Another truism: because these people are typically not bright and they are insecure, they'll often favor work that is not good because they could do it. They want to think of bad work as good work because they themselves do the same kind of bad work. This work will be by other people who are also not bright and insecure. That becomes their standard of quality. Because of parallelism. Over time, the publishing person--and the academic--inverts everything. Good becomes bad, humorless becomes humorous, unknowing becomes learned. These inversions are embedded in them, and the inversions become the new form of what's a stand-in for reality. Everything is just something they say, on repeat. Nothing is anything they mean. They are people incapable of dealing in meaning. Were you to say to someone at a literary magazine, for instance, "Tell me what makes this piece good," they'd have nothing to say to you. There is no answer. They don't have any answers or reasons. They can't break down what a text is doing, what makes it efficacious. They'll get defensive, angry, because they know they're full of shit and that you know, too. They stutter various vagaries, mumble about everything being subjective, etc. Nothing in this world is subjective. Things are things. It's up to us to parse out the thingness of a thing, what makes it what it is. Good writing makes this very easy to do--for an objective third party and a good faith reader. Even if we can't articulate it--if the person speaking is not an expressive person--they know. You know it in your head, your heart, your bones. You can feel the surety.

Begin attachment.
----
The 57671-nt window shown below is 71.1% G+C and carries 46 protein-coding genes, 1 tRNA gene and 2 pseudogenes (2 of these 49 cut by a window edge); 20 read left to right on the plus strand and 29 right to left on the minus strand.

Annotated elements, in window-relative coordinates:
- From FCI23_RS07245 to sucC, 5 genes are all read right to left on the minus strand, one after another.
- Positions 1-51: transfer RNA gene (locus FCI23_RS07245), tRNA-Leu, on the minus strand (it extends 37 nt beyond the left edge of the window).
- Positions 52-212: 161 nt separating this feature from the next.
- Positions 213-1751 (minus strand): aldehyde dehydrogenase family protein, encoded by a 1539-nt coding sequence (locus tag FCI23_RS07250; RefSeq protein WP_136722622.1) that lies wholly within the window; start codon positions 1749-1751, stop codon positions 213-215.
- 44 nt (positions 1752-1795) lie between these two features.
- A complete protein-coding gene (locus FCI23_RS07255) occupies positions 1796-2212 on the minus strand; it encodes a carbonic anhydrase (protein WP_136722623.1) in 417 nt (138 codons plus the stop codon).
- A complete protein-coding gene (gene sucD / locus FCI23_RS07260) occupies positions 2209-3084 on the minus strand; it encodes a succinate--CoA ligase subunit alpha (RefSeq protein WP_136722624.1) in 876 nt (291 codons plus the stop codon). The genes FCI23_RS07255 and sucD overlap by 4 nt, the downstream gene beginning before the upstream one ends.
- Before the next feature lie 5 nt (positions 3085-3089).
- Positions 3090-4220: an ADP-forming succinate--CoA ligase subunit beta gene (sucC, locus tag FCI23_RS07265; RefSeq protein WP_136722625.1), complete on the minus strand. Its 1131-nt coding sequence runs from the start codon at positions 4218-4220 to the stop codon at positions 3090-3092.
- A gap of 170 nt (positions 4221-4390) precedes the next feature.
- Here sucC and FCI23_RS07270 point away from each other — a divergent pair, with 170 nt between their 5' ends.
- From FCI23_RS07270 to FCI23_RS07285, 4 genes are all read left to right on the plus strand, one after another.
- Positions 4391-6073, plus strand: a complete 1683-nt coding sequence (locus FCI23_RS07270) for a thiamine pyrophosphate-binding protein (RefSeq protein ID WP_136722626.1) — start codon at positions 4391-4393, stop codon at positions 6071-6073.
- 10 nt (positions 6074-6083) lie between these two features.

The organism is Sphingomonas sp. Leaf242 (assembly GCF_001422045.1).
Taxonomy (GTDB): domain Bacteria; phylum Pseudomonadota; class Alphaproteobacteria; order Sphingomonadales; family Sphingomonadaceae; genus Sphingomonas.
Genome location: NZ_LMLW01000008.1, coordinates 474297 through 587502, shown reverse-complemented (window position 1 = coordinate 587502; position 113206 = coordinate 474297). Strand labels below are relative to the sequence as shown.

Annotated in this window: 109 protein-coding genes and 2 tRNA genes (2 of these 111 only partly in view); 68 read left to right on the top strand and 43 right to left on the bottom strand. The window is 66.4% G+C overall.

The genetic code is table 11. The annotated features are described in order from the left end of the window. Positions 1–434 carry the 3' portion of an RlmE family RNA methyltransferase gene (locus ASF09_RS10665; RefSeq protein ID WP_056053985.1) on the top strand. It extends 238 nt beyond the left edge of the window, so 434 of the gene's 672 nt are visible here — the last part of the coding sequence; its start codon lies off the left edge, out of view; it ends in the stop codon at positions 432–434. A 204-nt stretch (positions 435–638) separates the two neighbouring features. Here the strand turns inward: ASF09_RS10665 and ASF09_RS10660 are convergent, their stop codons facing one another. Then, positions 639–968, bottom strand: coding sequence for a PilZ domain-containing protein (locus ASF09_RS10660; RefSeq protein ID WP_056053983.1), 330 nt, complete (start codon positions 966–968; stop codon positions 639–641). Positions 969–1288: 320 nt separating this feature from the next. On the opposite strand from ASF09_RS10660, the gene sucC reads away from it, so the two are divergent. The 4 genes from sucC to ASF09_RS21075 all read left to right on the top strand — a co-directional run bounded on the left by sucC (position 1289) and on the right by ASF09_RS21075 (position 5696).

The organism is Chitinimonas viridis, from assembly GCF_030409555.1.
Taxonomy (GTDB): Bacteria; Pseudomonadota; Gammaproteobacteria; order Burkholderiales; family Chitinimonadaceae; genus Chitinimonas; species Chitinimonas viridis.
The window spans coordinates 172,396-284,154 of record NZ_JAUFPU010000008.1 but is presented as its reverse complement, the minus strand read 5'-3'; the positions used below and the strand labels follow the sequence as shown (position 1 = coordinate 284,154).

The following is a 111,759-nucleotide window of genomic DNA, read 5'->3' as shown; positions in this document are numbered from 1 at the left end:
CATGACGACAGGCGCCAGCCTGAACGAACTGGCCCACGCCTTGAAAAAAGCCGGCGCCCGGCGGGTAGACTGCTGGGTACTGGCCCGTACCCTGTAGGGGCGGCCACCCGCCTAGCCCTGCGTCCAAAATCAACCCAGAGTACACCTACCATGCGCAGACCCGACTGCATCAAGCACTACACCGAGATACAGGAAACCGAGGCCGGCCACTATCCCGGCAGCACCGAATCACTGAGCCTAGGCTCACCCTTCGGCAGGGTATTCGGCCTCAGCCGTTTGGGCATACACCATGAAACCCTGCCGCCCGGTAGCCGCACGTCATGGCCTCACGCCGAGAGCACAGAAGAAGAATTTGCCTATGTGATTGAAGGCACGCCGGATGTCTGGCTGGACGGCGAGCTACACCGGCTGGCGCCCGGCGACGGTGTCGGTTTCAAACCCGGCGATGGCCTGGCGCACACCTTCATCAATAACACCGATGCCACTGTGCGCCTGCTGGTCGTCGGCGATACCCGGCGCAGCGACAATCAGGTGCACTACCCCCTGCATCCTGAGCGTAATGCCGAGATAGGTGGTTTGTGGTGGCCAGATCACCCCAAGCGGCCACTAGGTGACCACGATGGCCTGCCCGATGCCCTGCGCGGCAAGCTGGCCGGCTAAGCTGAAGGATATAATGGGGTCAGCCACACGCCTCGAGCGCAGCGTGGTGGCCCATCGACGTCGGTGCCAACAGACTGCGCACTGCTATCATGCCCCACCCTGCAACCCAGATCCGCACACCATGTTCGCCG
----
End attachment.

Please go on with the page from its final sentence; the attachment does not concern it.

You get a lot of people who have rendered and warped themselves such that they can't tell what is awful from what is remarkable. They spend so much time, too, in the presence of awful work that it becomes their status quo, their go-to. What they come to think of as good. Remember that Twilight Zone episode "The Eye of the Beholder"? These people become a product of their environment, being exposed only to bad work. It's also what they teach and what they themselves write. An objective third party will know. They'll know it plain as can be. But the publishing and academic person often won't. There is no vetting from the outside, no system of checks and balances, which is also a system of simple sanity, because no one outside of the community cares. Publishing provides little reason to. Publishing is only interested in selling to itself--the breeding, as it were, happens within the family. Then you're supposed to kiss the ring and pretend the three-headed, slime-coated baby is the most charming thing you've ever seen.